Being an aficionado of strong coffee and indoor plumbing, I wasn’t at all sure I wanted to see any more of Short Mountain. But a question kept nagging at me about why — in this age of corporate pride-parade sponsors and openly gay N.F.L. draftees — hundreds of queers still loaded station wagons and drove for days to a place where many people still believe in a literal interpretation of Genesis. So I returned to the Commune at high tide, when it swells with visitors during the spring gathering. It was impossible to reach the entrance by car, and I hiked along a plunging amphitheater of hackberry and wild paw paw trees choked by enormous, gnarly grape vines, so when the clearing finally unfolded below, I felt a little like Captain Cook getting his first glimpse of Kauai. Visitors of all genders, ages, shapes and colors milled about, almost none in street clothes or — as they have been known here since the advent of the Harry Potter novels — muggle clothes. Grassy knolls teemed with minotaurs, cyborgs, warlocks, Myrmidons, figures clothed only in metallic body paint or Pan-like ivy tendrils. A leathery dominatrix holding hands with a unicorn wished me, using the customary parlance, a happy Beltane. A solitary visitor sat on a log, wearing a T-shirt with a portrait of Oprah Winfrey. I passed two young men lying on their backs in the grass; one said, ‘‘ ... or maybe we should just pull ourselves together and get some coffee.’’
At the gathering, I saw sights I cannot unsee and smelled odors I cannot unsmell, but they are not what stayed with me. Unlike many queer enclaves, the place seemed to stipulate no demands; the usual hierarchies — of gender and race, age and attractiveness, money and power — seemed, for those several days, if not suspended, then magically indistinct. Food and drink appeared from dawn till dark, replenished by shifts of volunteers, and the only word I could think of to describe the attitude around me was ‘‘forbearance.’’ Most of those who had traveled here from all parts of the country were too young to remember the ’60s and early ’70s, and it was difficult not to see that the communal-living experiment, having been largely discredited and left with its chintzy, joss-stick-scented reputation, was being revived and pressed into service by a new constituency.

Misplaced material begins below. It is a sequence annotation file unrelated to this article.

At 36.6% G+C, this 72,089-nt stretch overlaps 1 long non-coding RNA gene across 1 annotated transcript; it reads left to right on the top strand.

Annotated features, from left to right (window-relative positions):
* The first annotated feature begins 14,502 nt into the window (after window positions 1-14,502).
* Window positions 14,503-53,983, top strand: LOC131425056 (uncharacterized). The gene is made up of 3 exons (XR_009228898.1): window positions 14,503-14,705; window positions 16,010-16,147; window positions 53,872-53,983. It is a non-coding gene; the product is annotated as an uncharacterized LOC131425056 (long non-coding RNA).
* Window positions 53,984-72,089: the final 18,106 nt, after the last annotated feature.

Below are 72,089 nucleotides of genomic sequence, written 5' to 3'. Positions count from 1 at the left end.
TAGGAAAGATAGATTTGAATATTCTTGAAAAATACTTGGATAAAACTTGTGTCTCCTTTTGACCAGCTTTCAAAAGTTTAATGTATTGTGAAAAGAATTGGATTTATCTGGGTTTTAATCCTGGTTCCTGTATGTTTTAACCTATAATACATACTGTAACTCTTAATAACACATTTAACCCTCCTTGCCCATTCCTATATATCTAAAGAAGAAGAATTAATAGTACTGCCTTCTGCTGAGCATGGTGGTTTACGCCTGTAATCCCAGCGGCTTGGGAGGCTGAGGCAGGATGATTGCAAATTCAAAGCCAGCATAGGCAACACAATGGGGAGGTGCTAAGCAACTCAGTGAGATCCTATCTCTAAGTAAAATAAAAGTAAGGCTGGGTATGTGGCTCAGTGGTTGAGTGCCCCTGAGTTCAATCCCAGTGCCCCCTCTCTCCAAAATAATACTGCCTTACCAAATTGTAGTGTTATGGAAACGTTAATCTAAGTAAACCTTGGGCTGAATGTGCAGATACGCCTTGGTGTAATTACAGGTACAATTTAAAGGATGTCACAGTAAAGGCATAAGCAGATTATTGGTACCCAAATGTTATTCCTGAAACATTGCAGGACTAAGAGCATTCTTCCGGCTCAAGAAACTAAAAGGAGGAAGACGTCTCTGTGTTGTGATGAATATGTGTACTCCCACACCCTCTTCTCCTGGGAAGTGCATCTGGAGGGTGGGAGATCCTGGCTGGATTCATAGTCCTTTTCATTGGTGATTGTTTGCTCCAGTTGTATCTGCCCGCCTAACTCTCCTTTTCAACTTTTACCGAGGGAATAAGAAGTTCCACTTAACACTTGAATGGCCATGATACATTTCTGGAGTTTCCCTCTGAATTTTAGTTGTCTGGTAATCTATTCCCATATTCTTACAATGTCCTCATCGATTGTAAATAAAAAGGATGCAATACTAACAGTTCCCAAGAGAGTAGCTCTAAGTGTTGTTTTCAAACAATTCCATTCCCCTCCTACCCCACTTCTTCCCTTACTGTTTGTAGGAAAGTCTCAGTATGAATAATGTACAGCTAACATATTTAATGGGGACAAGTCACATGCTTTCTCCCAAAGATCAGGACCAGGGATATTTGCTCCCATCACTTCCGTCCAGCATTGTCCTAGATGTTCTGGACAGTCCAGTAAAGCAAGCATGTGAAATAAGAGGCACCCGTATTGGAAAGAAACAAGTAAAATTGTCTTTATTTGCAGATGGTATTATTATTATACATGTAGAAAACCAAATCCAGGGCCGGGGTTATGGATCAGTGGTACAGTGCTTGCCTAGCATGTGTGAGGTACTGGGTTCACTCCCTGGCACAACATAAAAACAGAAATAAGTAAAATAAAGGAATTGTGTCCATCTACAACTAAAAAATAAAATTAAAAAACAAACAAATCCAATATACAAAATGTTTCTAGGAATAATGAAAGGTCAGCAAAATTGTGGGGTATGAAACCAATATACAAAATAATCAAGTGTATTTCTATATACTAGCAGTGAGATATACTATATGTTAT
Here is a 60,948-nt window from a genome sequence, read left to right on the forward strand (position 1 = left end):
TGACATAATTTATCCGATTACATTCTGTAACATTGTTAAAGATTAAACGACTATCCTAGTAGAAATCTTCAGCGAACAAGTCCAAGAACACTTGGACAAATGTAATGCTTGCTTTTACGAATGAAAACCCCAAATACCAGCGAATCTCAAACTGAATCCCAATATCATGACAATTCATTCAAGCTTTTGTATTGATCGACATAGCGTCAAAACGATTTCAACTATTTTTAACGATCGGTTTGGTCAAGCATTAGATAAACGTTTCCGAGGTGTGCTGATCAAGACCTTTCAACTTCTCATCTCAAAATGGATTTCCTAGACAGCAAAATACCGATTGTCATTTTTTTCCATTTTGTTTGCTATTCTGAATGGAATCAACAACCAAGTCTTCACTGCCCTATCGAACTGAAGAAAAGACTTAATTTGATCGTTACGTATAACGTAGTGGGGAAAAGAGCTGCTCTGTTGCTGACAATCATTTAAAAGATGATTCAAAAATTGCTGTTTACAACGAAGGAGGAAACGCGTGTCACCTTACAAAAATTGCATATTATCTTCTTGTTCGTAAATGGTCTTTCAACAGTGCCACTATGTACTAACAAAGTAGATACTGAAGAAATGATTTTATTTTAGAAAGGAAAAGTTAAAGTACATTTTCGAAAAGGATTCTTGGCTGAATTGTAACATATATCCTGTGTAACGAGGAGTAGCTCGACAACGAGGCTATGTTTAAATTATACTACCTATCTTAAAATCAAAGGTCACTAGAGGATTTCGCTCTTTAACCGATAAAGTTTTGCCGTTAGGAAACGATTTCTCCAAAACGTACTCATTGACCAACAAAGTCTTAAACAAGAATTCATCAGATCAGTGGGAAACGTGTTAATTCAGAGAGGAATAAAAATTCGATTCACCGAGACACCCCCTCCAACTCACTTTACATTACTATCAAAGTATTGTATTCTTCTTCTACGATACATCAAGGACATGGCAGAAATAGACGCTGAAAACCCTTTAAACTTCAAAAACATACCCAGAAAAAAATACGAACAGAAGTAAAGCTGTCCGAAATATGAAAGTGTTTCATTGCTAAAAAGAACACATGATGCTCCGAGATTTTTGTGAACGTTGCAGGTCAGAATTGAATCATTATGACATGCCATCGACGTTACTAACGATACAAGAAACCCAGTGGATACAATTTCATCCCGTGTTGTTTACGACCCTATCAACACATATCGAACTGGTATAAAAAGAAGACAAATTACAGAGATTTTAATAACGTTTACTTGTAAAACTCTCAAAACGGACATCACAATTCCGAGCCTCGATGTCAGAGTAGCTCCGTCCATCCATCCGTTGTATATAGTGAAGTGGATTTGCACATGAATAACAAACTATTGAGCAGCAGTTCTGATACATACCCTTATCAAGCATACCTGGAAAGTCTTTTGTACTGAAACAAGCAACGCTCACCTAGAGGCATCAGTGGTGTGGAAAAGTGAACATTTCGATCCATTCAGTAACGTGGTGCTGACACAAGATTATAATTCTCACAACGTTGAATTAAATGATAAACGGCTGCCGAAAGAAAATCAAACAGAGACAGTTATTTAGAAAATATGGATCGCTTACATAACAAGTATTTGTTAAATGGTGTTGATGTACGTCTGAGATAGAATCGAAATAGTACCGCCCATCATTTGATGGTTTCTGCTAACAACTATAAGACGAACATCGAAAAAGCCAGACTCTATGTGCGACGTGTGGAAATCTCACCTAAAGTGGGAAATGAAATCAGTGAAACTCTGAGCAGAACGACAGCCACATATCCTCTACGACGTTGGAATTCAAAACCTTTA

These were the thoughts I chewed over when I nearly collided with a tall, loose-limbed man in denim overalls who walked with a knobby cane. Two hearing aids framed a face that suggested he had been handsome. Hector Black grew up in Queens, served in World War II, attended Harvard and later joined the Quakers. He spent much of his life involved in political activism and maintained an organic farm in Cookeville, Tenn. He told me he began coming to Short Mountain when he came out, 20 years earlier.
‘‘While my wife and I were raising children, I was leading a double life with other men and finally decided I couldn’t anymore,’’ Black said. ‘‘I was 70. I haven’t missed a gathering since.’’
Just then two slender men in their early 20s, clothed in little but body paint, walked past us. ‘‘What are your names?’’ Black inquired.
‘‘I’m Artemis,’’ one said, ‘‘and this is Summer.’’
‘‘Well, it is certainly very nice to meet you,’’ Black exclaimed decorously, and with a wave of the cane he began making his way, step by step, down the hill.